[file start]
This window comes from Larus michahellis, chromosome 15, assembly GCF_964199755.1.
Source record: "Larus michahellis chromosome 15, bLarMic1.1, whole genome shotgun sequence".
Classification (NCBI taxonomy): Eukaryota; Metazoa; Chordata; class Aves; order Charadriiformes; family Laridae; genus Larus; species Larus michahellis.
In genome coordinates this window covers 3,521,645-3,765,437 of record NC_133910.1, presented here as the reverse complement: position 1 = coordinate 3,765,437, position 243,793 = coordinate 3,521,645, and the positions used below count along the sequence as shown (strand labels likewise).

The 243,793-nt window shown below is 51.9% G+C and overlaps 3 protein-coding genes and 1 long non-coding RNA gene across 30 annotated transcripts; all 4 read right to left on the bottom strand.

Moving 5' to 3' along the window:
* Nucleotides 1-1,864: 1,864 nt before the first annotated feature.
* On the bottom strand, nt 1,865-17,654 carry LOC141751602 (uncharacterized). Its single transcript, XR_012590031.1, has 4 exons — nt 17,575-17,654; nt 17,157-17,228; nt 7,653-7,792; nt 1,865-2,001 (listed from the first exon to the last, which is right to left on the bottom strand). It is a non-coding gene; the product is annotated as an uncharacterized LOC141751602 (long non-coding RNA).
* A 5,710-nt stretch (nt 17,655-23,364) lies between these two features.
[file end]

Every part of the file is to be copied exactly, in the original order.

This window comes from Larus michahellis, chromosome 15, assembly GCF_964199755.1.
Source record: "Larus michahellis chromosome 15, bLarMic1.1, whole genome shotgun sequence".
Classification (NCBI taxonomy): Eukaryota; Metazoa; Chordata; class Aves; order Charadriiformes; family Laridae; genus Larus; species Larus michahellis.
In genome coordinates this window covers 3,521,645-3,765,437 of record NC_133910.1, presented here as the reverse complement: position 1 = coordinate 3,765,437, position 243,793 = coordinate 3,521,645, and the positions used below count along the sequence as shown (strand labels likewise).

The 243,793-nt window shown below is 51.9% G+C and overlaps 3 protein-coding genes and 1 long non-coding RNA gene across 30 annotated transcripts; all 4 read right to left on the bottom strand.

Moving 5' to 3' along the window:
* Nucleotides 1-1,864: 1,864 nt before the first annotated feature.
* On the bottom strand, nt 1,865-17,654 carry LOC141751602 (uncharacterized). Its single transcript, XR_012590031.1, has 4 exons — nt 17,575-17,654; nt 17,157-17,228; nt 7,653-7,792; nt 1,865-2,001 (listed from the first exon to the last, which is right to left on the bottom strand). It is a non-coding gene; the product is annotated as an uncharacterized LOC141751602 (long non-coding RNA).
* A 5,710-nt stretch (nt 17,655-23,364) lies between these two features.